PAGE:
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How To Sync Android Device and Linux PC With KDE Connect

The Apple ecosystem allows iOS and Mac devices to seamlessly integrate with each other. You can text someone from your iPhone using your Mac or iPad, for instance. Jump off the walls around “Apple’s walled garden” and you’ll find things are a bit more disintegrated.

You have an Android phone, a Windows PC or a Linux PC, and they just refuse to work together. Not if you know how to make them talk. Desktop Linux operating systems like Ubuntu are just as open as Android. This has allowed developers to come up with brilliant ways to sync an Android device to a Linux PC. The most popular, and perhaps the best of those is KDE Connect.

What is KDE Connect?

KDE Connect is a bridge between your Android smartphone, tablet, or 2-in-1 device and your Linux PC. According to the KDE Connect community wiki, it “enables all your devices to communicate with each other.” KDE Connect “implements a secure communication protocol over the network and allows any developer to create plugins on top of it.” The tool was originally developed for the KDE Plasma desktop and therefore has a lot of KDE Plasma related dependencies. These dependencies will need to be installed if you’reusing any other desktop environment which can take up more space.

While the app can work on any desktop environment, KDE Connect indicator is only officially available on the KDE Plasma desktop. Some devs have managed to port KDE Connect to the GNOME desktop as well.

Related: How to Install and Uninstall Apps on Ubuntu

KDE Connect Features

Over the past few Windows 10 updates, Microsoft has also been trying to bridge the gap between Android devices and Windows PCs. The multibillion-dollar company only considered this after having failed with the Windows Phone. KDE Connect, on the other hand, has been doing this for a few years already. Not only can this simple tool show your Android notifications on your PC, but also ring it so that you can easily find your phone.

KDE Connect System Settings Module

It can show you the current state of your phone’s battery, i.e, the battery percentage and whether it is charging or discharging. KDE Connect also syncs the clipboard between your PC and Android (Mind = Blown). And this was all just what happens on your PC. It also lets you send notifications from your PC to your phone. Let’s you files from your phone, wirelessly, let’s you control the media playing on your PC, and even lets you use your phone to remotely control your PC.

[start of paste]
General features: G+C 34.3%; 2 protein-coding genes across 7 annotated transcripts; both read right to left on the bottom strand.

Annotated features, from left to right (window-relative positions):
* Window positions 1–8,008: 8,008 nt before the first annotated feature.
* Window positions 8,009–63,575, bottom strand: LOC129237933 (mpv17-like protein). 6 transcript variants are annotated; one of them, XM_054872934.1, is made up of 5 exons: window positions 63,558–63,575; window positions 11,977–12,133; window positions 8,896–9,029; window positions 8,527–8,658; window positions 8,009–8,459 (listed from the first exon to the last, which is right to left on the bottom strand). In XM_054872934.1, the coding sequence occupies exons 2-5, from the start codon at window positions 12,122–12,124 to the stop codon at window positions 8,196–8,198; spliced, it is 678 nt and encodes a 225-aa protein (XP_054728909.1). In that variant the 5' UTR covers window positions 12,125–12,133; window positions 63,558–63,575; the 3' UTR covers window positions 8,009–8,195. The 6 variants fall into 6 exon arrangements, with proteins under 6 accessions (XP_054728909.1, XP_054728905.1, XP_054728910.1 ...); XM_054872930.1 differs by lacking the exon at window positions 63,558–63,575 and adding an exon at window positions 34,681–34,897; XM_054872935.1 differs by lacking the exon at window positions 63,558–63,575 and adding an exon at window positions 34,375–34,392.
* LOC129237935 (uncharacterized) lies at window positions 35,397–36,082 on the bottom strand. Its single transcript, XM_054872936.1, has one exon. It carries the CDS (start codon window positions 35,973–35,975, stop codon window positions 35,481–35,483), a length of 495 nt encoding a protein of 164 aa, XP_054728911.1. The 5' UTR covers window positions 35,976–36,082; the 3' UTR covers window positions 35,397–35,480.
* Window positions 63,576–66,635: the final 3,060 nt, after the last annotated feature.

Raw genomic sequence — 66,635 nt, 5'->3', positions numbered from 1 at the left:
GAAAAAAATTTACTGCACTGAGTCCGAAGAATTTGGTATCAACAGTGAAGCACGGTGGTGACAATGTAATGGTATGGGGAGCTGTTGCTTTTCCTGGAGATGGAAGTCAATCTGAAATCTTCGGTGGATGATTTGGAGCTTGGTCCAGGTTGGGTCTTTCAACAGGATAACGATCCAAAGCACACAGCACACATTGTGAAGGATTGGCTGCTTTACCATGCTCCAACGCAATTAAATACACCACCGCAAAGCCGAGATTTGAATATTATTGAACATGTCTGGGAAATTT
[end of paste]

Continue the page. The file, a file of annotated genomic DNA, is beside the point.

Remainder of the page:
Here’s an official list of features as per the KDE Connect community wiki.

  • Receive your phone notifications on your desktop computer and reply to messages
  • Control music playing on your desktop from your phone
  • Use your phone as a remote control for your desktop
  • Run predefined commands on your PC from connected devices. See the list of example commands for more details.
  • Check your phones battery level from the desktop
  • Ring your phone to help find it
  • Share files and links between devices
  • Browse your phone from the desktop
  • Control the desktop’s volume from the phone

How to Install KDE Connect

For users of the KDE Plasma desktop, the app should already be pre-installed on their system, regardless of the Linux distribution. In case it isn’t, or if you’re using another desktop environment, KDE connect can easily be installed using the commands given below. However, if you’re using the GNOME desktop, you might want to skip the installation part here and scroll down to the part where we discuss GSConnect.


sudo apt install kdeconnect


sudo apt-get install kdeconnect

Arch Linux

sudo pacman -S kdeconnect


sudo dnf install kdeconnect


sudo zypper install kdeconnect

KDE Connect Android App

A bridge has two ends and so logically, KDE Connect does too. It doesn’t magically pull out data from your Android device but uses an Android app to do so. The KDE Connect Android app can be found in the Google Play Store. It’s free to install and use like most Linux related software. The app is easy to use and a mere 4.2 MB in size. For the magic to work, you’ll need both your Android and your Linux devices to be connected to the same Wi-Fi network.